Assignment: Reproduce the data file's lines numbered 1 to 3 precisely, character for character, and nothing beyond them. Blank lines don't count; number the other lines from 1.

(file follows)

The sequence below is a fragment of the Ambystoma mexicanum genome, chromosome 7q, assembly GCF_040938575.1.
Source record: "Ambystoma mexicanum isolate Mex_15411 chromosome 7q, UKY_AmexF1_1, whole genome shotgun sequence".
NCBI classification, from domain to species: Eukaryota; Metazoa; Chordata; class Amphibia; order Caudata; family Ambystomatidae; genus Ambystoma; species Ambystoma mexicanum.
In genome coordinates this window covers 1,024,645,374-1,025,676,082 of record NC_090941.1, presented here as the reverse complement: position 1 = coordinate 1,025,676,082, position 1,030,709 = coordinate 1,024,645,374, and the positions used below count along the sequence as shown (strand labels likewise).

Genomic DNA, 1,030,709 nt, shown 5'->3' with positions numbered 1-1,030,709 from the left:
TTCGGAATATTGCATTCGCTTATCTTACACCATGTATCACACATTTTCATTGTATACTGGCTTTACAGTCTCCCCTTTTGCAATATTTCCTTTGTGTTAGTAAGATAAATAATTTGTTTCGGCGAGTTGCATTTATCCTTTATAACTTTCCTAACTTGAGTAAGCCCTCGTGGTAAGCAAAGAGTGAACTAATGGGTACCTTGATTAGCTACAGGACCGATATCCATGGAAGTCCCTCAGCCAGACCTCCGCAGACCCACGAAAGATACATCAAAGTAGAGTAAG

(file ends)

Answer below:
The sequence below is a fragment of the Ambystoma mexicanum genome, chromosome 7q, assembly GCF_040938575.1.
Source record: "Ambystoma mexicanum isolate Mex_15411 chromosome 7q, UKY_AmexF1_1, whole genome shotgun sequence".
NCBI classification, from domain to species: Eukaryota; Metazoa; Chordata; class Amphibia; order Caudata; family Ambystomatidae; genus Ambystoma; species Ambystoma mexicanum.